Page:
Aerofilms gallery

    Aerofilms co-founder Claude Friese-Greene (shown right of the pilot) with his film camera, July 1919. Between 1919 and the early 21st century, a group of daredevil pilots and photographers formed a new company called Aerofilms, taking to the skies to capture footage of Britain. The co-founders of Aerofilms were Claude Graham-White and Francis Lewis Wills. Graham-White was one of Britain’s first aviation celebrities. Together they amassed 1.26m negatives and over 2,000 photograph albums. Although taken for commercial and practical reasons, today they amount to a unique historic documentation, via low-altitude photography, of the changing face of Britain in the 20th century. Photo: English Heritage The Aerofilms exhibition runs until 31 March 2015 at RAF Museum London, Grahame Park Way NW9 5LL. Tel: 020 8205 2266.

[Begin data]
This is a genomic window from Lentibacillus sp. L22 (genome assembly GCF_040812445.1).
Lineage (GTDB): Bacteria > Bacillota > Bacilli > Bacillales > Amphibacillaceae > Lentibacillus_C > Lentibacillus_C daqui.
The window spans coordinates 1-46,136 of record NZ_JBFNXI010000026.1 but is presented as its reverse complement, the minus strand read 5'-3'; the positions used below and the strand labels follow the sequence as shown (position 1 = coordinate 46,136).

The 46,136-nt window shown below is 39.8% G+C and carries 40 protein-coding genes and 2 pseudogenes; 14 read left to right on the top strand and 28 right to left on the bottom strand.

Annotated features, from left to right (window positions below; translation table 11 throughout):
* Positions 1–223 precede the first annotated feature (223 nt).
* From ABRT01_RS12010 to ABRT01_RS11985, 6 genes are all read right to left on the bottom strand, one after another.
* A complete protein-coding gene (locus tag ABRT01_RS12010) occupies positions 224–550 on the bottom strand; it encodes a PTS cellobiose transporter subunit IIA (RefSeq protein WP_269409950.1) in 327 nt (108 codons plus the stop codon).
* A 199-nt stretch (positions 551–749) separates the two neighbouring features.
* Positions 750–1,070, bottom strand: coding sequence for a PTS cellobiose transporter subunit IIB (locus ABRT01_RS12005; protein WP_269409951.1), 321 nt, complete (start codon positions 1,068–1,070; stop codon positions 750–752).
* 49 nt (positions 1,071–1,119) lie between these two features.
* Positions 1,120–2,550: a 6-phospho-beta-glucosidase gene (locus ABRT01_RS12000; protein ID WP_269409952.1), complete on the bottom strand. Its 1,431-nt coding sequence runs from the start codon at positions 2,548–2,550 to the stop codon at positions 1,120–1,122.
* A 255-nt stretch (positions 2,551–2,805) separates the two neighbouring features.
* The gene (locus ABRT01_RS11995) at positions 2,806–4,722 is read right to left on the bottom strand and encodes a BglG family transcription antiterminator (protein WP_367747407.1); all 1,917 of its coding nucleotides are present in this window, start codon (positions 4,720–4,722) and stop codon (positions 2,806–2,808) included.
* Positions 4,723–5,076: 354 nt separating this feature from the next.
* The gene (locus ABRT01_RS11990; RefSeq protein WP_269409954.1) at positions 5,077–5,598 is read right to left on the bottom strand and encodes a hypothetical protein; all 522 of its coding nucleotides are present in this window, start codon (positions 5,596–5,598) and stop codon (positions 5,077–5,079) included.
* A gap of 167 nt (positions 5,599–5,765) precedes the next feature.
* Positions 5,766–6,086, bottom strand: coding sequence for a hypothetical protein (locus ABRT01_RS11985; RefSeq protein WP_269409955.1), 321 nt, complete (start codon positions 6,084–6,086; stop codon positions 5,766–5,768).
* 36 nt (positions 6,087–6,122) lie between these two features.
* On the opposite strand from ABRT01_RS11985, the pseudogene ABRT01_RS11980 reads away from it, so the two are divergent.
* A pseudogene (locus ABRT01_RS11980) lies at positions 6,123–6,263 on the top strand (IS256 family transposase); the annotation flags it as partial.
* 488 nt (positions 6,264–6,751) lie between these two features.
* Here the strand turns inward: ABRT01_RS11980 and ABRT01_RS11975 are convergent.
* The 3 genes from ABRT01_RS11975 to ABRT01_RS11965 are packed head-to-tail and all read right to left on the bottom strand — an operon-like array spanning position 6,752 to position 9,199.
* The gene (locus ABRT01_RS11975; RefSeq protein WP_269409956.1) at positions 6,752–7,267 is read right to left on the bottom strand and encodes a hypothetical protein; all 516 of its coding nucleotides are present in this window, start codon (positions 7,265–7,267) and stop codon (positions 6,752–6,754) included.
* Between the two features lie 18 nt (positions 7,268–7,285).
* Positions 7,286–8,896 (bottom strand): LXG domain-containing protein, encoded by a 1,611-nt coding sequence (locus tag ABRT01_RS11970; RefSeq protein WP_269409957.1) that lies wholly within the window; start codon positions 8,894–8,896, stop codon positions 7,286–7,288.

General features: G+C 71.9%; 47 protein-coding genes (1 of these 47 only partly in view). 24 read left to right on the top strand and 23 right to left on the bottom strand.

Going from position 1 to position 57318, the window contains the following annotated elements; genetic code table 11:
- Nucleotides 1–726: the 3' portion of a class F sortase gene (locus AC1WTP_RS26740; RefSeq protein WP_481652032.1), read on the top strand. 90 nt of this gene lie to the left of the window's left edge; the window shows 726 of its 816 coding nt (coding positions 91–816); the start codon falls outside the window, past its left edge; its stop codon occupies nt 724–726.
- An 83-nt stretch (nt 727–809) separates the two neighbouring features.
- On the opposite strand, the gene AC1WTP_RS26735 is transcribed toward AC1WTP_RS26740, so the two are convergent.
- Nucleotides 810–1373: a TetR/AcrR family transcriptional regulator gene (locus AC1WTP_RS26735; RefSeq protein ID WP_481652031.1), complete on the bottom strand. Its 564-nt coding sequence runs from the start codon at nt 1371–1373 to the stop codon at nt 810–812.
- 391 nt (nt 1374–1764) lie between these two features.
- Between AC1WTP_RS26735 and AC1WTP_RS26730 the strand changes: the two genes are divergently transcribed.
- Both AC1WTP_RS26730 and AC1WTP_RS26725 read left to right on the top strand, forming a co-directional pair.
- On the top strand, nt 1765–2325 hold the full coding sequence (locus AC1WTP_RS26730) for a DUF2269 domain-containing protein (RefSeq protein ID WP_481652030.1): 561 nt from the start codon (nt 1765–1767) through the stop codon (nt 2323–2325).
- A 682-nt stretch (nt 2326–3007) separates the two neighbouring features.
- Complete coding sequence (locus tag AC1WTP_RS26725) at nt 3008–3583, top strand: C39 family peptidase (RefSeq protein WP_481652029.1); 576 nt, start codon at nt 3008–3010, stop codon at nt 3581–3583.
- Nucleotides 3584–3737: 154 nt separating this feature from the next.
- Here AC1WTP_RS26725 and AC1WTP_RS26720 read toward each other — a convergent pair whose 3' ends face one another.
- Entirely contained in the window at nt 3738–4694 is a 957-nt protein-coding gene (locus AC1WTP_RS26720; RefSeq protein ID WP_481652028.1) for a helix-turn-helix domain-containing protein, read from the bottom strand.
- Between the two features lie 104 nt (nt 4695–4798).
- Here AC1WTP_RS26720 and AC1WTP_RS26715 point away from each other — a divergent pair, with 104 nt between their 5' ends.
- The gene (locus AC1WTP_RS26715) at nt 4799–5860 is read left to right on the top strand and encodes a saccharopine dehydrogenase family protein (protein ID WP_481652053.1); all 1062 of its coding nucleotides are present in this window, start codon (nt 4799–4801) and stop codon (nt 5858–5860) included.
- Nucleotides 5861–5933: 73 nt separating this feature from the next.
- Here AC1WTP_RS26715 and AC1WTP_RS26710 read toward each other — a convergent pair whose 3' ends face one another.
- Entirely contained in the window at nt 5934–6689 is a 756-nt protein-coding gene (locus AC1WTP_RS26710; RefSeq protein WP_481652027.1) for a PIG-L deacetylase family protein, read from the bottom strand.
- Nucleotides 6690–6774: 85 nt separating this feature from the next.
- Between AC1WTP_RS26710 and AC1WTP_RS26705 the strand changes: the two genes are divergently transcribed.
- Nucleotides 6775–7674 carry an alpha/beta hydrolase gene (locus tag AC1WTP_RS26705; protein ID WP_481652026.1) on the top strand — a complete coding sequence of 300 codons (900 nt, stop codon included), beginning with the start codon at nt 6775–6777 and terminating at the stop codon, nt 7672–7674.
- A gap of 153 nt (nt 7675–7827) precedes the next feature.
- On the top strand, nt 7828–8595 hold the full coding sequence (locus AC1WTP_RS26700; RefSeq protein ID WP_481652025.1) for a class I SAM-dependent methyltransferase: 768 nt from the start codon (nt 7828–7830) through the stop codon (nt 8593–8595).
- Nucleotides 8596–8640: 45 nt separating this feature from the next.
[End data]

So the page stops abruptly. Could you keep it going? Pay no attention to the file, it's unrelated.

Among the most prized photography in the English Heritage Archive, a publicly accessible national collection, is the Aerofilms Collection, the largest store of aerial images which illustrate decades of dramatic change from the 20th century to modern day.

    The photographs were the result of a business partnership, founded in 1919, by English aviation pioneer Claude Graham-White, and architect Francis Lewis Wills. Together they soared above Britain to capture thousands of aerial images of Britain, which serve as a fascinating record of the nation’s development pre and post war.

    Don’t miss the final months of the Aerofilms exhibition, Aerofilms: Britain from Above at the RAF Museum London, until 31 March 2015.


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